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Common, Kendrick Lamar and Black America’s desire for hip-hop intellectualism

common kendrick

Within the past few days, the nation heard bold statements from rap artists Kendrick Lamar and Common. However, one rapper has been vilified for his words while the other has, thus far, received praise.

On Jan. 9, Billboard magazine released its feature interview with Kendrick Lamar. In reference to the Michael Brown and Eric Garner situation, Kendrick Lamar said, “I wish somebody would look in our neighborhood knowing that it’s already a situation, mentally, where it’s f—-ed up. What happened to [Michael Brown] should’ve never happened. Never. But when we don’t have respect for ourselves, how do we expect them to respect us? It starts from within. Don’t start with just a rally, don’t start from looting — it starts from within.”

His statements were met with immediate disdain as some Twitter users and rappers  Kid Cudi and Azaelia Banks blamed Kendrick Lamar for “talking down” to black people who live in poor communities.

On the other hand, Common’s speech at the Golden Globes has been viewed as epic and timely. With the nation watching on the powerful platform that is NBC, Common and John Legend accepted the award for their song “Glory” from the film Selma.

“The first day I stepped on the set of Selma I began to feel like this was bigger than a movie,” Common said. “As I got to know the people of the Civil Rights Movement, I realized I am the hopeful Black woman who was denied her right to vote. I am the caring White supporter killed on the front lines of freedom. I am the unarmed Black kid who maybe needed a hand, but instead was given a bullet. I am the two fallen police officers murdered in the line of duty. Selma has awakened my humanity.”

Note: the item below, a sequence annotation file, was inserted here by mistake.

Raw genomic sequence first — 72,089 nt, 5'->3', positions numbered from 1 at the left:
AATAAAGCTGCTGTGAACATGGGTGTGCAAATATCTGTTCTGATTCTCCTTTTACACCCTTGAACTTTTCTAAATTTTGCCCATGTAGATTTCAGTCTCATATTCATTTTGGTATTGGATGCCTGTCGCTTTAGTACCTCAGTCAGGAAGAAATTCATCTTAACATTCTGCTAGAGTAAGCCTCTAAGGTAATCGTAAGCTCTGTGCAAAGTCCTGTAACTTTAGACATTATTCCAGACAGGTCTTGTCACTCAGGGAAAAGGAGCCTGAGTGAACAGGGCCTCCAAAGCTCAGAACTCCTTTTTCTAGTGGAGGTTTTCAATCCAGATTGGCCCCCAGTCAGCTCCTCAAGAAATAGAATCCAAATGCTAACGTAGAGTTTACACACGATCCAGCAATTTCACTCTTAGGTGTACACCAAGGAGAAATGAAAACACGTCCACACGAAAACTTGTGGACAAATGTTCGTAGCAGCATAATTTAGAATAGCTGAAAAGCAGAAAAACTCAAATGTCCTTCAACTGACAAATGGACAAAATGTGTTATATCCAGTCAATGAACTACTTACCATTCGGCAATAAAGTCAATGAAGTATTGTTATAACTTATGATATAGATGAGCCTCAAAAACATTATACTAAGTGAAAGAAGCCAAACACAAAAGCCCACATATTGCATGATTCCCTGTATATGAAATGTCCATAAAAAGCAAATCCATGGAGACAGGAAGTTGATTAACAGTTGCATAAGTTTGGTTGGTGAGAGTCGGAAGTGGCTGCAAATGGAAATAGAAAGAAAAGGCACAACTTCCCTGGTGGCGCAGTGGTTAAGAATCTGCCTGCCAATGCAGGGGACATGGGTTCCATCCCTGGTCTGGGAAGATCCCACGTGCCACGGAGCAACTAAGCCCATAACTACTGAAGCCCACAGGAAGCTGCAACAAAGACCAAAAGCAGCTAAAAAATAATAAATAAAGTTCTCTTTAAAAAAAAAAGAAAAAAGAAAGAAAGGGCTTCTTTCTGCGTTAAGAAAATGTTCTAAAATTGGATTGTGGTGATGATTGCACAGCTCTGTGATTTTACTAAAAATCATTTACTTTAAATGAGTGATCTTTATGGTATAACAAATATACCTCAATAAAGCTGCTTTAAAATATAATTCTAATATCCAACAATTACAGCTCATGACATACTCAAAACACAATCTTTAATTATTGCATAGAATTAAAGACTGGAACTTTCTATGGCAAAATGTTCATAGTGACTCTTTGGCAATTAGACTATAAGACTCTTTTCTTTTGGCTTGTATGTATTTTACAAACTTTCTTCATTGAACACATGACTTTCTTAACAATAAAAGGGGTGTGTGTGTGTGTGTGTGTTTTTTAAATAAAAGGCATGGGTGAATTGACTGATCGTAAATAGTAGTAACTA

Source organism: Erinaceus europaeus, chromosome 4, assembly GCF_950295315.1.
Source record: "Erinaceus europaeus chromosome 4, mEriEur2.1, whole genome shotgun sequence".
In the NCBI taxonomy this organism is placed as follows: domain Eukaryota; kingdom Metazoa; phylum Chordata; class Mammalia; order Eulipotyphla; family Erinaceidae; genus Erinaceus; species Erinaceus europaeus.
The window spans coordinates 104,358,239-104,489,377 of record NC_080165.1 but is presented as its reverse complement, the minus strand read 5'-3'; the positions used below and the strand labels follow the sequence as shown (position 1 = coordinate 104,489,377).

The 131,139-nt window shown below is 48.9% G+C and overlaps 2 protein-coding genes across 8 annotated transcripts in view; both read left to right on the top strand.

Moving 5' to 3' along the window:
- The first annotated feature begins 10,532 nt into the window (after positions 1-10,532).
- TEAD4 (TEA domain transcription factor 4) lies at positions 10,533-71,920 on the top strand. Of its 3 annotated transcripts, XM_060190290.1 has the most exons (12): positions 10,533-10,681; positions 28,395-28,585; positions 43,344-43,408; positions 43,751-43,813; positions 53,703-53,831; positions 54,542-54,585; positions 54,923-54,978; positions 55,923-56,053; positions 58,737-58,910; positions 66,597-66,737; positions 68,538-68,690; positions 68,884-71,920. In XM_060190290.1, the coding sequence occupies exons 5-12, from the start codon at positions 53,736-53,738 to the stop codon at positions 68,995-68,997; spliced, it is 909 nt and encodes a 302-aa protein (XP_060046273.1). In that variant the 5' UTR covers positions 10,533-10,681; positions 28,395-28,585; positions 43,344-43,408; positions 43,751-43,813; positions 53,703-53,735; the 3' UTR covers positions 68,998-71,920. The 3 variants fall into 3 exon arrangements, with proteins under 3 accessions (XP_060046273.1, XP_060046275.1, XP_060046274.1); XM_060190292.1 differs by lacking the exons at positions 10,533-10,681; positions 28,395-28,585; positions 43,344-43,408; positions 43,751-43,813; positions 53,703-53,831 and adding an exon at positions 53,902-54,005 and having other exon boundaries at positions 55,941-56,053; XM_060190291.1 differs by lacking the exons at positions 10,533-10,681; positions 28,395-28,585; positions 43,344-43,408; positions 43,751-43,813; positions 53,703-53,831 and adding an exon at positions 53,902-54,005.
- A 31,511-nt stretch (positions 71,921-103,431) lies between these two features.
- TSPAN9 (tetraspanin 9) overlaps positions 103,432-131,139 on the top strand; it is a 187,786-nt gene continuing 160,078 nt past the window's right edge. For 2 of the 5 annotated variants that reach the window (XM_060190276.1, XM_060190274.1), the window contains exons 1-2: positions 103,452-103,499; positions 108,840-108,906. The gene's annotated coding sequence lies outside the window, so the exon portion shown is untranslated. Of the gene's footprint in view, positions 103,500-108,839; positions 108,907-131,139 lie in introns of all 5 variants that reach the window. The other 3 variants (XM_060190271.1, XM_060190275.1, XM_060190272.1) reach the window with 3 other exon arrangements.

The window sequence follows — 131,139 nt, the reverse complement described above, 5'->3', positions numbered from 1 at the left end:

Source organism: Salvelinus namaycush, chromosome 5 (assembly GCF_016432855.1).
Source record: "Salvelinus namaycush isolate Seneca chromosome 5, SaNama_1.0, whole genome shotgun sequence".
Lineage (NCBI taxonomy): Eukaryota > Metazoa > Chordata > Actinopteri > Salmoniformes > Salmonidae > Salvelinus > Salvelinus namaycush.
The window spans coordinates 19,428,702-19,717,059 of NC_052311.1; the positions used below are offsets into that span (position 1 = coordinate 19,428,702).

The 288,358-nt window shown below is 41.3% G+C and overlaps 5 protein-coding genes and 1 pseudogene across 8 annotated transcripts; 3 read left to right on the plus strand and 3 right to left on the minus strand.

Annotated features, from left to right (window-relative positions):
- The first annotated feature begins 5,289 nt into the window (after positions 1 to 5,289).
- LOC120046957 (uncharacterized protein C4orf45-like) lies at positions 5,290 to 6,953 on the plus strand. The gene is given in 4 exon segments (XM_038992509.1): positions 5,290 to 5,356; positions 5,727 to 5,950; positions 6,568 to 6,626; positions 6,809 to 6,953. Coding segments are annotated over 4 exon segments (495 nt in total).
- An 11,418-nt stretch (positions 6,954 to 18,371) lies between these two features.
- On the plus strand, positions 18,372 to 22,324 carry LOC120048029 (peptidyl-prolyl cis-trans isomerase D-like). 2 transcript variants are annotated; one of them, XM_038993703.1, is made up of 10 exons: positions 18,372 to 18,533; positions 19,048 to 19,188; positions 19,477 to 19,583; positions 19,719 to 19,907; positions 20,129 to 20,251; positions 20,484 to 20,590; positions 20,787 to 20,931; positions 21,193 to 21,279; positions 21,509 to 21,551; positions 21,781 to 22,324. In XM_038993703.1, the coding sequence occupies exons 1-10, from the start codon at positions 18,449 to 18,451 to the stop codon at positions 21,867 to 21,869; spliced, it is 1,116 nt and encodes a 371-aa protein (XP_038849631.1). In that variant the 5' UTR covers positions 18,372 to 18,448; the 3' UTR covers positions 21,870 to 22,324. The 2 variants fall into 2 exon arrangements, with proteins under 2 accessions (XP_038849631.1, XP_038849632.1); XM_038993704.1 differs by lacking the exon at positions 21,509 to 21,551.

Common soon became a trending topic on Twitter and his words have been posted on Instgram as inspirational memes.

Although they both received two different reactions, Common and Kendrick Lamar are in the same boat. They are merely entertainers who are paid to rhyme words, but they are expected to be much more than artists.

Within the Black community, the chosen speaker has always had power and responsibility. In ancient kingdoms of Africa, the griots were the storytellers, poets and musicians who preserved the history of a culture and were also advisers and diplomats.

In America, Black preachers continued the legacy of griots by standing as powerful leaders who serve as spiritual and social guides for the community. Hip-hop, in a sense, is an extension of the thought-provoking speeches that were given by Black religious leaders such as Dr. Martin Luther King, Jr. and Malcolm X.

As a result, many who grew up listening to hip-hop view rap artists as de facto leaders of the Black community. Whether you agree with it or not, rap artists have a strong influence on youth culture.

There is a hope that every rap artists can be as critical of mainstream media like Chuck D; as political savvy as Killer Mike; or rise to the occasion like Common just did at the Golden Globes.